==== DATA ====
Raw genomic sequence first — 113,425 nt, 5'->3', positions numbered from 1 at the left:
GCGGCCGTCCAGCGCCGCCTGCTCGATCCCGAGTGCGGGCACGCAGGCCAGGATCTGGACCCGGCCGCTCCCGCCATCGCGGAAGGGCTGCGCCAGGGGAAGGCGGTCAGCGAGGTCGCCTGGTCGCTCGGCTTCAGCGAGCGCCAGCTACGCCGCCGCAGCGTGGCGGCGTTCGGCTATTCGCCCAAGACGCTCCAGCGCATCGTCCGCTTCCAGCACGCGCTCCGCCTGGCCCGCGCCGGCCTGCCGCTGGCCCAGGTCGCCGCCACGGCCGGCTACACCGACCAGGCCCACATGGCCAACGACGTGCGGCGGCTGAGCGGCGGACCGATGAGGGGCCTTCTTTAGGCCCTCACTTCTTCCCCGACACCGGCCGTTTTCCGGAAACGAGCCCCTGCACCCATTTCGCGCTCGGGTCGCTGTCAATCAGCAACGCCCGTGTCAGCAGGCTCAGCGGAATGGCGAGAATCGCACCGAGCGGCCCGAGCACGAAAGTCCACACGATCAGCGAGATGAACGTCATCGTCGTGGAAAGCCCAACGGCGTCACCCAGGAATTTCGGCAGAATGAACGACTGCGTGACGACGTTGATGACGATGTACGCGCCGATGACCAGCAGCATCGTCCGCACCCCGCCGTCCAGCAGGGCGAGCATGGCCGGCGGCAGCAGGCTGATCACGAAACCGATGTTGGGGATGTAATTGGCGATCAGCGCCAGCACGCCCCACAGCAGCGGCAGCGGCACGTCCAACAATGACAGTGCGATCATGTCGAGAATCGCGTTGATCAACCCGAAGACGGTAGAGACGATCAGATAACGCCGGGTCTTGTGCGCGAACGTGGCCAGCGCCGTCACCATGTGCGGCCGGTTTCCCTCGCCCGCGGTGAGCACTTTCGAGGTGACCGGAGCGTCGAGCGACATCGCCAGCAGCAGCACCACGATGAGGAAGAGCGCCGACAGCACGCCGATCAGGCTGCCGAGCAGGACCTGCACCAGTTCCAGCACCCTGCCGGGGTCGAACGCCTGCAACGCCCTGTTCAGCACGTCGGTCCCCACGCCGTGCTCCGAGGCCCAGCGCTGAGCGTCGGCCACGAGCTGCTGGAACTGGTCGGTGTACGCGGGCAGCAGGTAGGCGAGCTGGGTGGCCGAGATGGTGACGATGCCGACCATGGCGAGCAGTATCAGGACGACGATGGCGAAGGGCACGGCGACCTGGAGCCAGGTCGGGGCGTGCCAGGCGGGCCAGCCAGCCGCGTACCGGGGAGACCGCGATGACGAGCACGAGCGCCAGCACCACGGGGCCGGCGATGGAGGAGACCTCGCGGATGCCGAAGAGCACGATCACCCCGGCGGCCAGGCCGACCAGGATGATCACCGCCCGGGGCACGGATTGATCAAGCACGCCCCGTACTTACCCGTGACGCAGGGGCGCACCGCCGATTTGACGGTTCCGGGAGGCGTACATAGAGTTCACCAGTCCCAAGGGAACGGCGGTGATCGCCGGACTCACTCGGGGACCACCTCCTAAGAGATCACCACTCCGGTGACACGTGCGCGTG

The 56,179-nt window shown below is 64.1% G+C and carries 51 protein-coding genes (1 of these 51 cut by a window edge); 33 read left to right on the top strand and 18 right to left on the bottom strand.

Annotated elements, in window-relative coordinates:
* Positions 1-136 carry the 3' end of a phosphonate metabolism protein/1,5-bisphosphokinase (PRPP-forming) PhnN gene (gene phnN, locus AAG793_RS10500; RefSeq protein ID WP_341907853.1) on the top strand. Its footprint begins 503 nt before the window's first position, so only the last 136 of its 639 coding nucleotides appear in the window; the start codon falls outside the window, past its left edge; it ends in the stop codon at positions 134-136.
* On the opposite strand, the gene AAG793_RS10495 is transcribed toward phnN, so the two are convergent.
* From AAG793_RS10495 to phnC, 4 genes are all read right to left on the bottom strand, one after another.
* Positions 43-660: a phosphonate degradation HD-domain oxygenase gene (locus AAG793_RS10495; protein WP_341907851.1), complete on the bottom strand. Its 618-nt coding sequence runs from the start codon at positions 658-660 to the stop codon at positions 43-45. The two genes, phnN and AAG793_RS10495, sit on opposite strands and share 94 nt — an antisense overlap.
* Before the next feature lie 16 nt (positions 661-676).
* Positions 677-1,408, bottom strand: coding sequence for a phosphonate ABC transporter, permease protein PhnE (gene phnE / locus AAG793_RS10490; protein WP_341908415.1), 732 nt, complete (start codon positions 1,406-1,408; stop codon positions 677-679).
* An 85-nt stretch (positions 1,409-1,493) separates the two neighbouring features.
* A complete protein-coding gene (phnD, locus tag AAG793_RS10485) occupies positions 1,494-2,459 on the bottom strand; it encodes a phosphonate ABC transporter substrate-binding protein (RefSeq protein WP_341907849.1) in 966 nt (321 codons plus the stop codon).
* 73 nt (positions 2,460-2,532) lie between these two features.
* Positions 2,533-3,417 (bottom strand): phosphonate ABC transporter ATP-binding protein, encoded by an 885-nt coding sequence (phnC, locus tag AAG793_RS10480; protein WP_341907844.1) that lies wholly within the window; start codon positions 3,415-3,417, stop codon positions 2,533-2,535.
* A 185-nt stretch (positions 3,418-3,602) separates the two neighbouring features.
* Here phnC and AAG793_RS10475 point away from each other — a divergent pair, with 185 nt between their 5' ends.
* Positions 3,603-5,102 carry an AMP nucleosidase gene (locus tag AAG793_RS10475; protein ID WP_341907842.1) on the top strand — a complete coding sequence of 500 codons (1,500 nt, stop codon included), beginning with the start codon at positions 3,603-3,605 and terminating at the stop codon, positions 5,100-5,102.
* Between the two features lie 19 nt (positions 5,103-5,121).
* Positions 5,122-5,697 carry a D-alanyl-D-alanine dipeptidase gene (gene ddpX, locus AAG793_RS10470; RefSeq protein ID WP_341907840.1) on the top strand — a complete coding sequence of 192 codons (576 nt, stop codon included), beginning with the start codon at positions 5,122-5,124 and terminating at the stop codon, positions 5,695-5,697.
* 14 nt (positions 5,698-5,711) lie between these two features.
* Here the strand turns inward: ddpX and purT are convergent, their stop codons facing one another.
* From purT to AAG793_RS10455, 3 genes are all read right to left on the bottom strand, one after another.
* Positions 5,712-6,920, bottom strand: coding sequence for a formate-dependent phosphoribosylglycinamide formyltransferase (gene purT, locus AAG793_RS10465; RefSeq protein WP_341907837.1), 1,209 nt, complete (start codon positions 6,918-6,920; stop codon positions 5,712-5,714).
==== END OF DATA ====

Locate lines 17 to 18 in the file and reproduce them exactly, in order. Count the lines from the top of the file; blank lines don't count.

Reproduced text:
* Positions 3,603-5,102 carry an AMP nucleosidase gene (locus tag AAG793_RS10475; protein ID WP_341907842.1) on the top strand — a complete coding sequence of 500 codons (1,500 nt, stop codon included), beginning with the start codon at positions 3,603-3,605 and terminating at the stop codon, positions 5,100-5,102.
* Between the two features lie 19 nt (positions 5,103-5,121).